When the Founding Fathers launched our great experiment in limited self government, they knew that it would be up to future generations to renew America's promise -- one of liberty, equality, natural rights, the rule of law, and free enterprise. They realized that the American experiment would be tested repeatedly, and that the people would have to possess the knowledge and the fortitude to preserve our limited representative republic.
Our nation now faces such a test, writes Arthur Brooks in his new book, The Battle. The test challenges the kind of future we want for America. Do we want to uphold the founding values of free enterprise and individual liberty? Or do we want to move toward a statist society with larger bureaucracies and more regulation and income redistribution?
President Obama has steered us toward the latter course. During his presidency, Democratic supermajorities in Washington have moved the country sharply left. At every turn, the administration has promoted more government spending, debt, regulation, and taxes as the answers to our problems. The president frequently bashes business, without regard for the consequences. As the Economist magazine recently put it, he has "all too often given the impression that capitalism is something unpleasant he found on the sole of his sneaker."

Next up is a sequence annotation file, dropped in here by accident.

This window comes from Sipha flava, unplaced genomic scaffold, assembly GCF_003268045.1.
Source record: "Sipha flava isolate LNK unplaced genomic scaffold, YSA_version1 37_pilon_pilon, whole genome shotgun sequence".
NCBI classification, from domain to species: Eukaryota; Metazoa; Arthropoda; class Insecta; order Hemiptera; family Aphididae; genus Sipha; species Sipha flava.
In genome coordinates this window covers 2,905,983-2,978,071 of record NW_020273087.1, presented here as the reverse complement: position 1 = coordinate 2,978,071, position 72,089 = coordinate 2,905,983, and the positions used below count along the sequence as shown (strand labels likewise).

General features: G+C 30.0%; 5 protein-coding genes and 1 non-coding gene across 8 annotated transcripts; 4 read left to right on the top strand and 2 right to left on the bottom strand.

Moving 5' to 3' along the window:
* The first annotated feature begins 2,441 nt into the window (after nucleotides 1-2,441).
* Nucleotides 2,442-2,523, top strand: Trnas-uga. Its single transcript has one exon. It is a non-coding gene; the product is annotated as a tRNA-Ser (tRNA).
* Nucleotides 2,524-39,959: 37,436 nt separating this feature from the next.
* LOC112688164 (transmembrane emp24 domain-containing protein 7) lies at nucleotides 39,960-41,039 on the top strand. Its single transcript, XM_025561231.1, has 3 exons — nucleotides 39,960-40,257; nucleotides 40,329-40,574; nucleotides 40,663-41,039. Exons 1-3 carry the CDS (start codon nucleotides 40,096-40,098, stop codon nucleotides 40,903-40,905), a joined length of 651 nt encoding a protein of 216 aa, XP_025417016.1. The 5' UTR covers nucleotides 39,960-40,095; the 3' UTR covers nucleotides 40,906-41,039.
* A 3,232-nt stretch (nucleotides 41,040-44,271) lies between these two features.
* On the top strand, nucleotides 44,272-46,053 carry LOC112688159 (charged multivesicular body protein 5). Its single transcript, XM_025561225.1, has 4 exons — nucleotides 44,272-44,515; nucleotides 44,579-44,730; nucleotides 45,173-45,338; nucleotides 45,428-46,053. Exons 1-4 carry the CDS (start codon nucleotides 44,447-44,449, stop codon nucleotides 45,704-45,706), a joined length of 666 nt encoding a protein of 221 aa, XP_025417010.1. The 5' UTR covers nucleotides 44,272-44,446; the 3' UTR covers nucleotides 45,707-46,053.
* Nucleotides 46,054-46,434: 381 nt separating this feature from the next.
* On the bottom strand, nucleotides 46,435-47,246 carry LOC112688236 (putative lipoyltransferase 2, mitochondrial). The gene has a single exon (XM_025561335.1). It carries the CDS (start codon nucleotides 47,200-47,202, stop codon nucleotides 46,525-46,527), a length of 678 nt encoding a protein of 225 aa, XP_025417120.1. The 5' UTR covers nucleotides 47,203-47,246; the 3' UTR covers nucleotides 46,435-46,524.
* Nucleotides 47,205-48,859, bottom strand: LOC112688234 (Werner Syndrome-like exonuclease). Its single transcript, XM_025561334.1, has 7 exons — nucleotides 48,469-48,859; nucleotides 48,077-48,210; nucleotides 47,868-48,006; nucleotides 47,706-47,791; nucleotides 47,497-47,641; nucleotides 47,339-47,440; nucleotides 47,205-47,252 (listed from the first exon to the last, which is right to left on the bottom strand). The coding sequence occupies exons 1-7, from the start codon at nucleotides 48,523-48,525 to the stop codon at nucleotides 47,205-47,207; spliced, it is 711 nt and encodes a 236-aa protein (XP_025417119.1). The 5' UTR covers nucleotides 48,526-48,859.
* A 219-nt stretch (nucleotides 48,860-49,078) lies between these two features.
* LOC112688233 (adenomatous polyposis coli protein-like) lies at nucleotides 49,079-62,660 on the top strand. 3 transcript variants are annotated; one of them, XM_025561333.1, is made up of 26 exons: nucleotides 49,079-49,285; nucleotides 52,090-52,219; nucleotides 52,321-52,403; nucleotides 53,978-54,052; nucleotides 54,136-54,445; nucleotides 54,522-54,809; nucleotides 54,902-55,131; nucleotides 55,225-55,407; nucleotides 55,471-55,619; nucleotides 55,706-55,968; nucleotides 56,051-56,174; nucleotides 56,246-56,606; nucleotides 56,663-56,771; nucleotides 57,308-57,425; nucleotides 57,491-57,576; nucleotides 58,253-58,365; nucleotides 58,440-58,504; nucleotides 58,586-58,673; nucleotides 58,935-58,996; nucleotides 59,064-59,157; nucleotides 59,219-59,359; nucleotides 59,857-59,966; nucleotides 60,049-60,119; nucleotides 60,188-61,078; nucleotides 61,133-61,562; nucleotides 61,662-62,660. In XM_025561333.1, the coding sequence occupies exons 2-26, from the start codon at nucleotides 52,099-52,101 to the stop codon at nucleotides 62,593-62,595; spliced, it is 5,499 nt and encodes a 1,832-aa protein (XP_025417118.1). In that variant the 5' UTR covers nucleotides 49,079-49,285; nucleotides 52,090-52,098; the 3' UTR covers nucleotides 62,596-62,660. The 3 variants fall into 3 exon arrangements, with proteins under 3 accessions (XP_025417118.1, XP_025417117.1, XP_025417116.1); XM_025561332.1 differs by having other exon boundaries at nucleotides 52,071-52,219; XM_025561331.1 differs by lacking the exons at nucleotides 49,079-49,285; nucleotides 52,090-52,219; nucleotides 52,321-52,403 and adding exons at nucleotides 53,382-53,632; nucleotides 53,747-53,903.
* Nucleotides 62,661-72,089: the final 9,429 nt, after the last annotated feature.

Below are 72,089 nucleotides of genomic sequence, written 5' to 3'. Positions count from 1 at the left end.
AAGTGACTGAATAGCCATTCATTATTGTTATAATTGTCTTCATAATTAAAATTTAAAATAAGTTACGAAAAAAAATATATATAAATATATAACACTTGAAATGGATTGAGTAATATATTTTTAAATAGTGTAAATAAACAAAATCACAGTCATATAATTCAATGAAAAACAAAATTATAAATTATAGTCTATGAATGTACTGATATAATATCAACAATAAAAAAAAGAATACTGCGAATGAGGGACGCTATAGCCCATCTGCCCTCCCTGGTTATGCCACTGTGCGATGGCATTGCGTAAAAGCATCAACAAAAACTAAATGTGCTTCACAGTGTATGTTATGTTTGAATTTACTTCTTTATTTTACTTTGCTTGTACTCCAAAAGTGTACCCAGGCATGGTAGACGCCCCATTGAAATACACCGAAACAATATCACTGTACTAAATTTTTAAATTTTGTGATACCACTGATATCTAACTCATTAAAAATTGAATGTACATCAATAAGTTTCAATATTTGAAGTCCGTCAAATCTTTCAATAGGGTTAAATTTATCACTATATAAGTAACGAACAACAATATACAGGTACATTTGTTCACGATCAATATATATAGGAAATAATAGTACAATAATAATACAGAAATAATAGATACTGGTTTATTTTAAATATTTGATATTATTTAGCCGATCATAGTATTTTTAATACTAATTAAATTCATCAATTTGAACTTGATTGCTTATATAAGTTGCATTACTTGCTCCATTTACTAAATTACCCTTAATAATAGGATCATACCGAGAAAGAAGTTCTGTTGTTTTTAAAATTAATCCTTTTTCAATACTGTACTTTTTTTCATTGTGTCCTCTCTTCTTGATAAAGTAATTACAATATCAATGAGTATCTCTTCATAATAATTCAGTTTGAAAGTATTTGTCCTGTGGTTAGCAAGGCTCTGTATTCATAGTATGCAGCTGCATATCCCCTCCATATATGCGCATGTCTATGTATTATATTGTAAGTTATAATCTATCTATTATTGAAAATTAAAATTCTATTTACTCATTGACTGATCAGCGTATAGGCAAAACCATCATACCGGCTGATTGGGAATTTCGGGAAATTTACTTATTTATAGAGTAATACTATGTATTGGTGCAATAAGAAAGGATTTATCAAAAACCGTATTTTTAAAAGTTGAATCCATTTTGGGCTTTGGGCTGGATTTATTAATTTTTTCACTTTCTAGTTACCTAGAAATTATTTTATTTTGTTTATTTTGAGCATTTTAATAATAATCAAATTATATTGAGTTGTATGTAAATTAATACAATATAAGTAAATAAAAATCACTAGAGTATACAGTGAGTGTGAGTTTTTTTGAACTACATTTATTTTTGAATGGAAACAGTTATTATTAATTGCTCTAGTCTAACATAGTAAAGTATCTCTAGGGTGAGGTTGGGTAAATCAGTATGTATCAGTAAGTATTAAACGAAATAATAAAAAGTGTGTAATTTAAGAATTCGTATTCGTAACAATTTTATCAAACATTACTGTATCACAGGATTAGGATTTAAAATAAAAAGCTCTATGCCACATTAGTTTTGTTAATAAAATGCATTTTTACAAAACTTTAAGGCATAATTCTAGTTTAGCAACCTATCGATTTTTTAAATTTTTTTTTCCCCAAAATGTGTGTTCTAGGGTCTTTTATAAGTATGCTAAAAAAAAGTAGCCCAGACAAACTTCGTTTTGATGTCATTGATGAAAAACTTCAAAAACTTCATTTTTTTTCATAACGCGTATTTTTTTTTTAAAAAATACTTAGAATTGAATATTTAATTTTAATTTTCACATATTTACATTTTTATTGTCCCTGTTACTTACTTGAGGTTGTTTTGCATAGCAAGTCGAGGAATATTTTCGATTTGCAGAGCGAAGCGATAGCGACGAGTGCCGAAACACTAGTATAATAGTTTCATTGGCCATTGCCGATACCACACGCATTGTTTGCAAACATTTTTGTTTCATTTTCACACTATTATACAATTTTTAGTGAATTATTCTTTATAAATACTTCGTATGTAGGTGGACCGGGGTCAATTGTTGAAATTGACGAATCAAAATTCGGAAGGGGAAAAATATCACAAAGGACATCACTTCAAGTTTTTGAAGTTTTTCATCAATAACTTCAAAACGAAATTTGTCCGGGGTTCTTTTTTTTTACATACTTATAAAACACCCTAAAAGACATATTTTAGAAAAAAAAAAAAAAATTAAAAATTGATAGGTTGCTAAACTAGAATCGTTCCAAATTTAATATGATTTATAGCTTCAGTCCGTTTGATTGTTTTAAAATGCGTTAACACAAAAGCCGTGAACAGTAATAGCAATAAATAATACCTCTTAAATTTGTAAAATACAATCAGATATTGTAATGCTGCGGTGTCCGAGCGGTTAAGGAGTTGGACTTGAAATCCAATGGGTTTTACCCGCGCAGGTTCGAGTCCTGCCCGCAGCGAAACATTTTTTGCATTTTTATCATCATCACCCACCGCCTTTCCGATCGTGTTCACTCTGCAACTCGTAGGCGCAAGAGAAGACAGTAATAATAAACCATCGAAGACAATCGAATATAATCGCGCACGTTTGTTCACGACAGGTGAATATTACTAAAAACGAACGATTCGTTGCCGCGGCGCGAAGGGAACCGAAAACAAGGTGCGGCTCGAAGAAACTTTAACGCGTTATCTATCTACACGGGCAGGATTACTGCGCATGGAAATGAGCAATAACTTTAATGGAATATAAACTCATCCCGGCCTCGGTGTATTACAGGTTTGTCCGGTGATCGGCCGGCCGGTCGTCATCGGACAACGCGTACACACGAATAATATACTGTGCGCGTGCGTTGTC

Polls consistently show that most Americans disapprove of his approach to the economy. Brooks examines numerous surveys and concludes that, "Whether we look at capitalism, taxes, business, or government, the data show a clear and consistent pattern: 70 percent of Americans support the free enterprise system and are unsupportive of big government."
So, how did a 70 percent majority come to be governed by a 30 percent minority?
Elections are usually determined by voters' desire for either change or continuity. When the housing bubble collapsed and the economy sank into a deep recession, Democrats gained traction with their "change" mantra.
The administration read the election results as a mandate for massive new intervention in the economy. And it has used the financial crisis to justify all of its controversial policy decisions. White House Chief of Staff Rahm Emanuel summed up the administration's attitude: "Never let a serious crisis go to waste. It's an opportunity to do things you couldn't do before."
Brooks describes the influential structure of liberal media outlets, academics, unions, Hollywood types, and activist judges that help promote President Obama's worldview. One way they do this is by redefining the lexicon of liberty. Thus, in their view, income inequality prevents Americans from enjoying their right to pursue happiness, and real equality and fairness mean equal outcomes guaranteed by the government.
That is a shallow, materialistic interpretation of the American dream. Government programs and wealth redistribution are not what make people happy and fulfilled. Earned success, optimism, and control over our own lives allow us to thrive and be happy. The real value of hard work and entrepreneurship isn't merely to attain economic growth, but to promote independence and give us a deeper purpose, or "transcendental meaning," as Brooks writes. The case for free enterprise is ultimately a moral one.
I recommend Brooks's book to anyone interested in learning more about this debate and what we -- in the 70 percent majority -- can do to emerge victorious.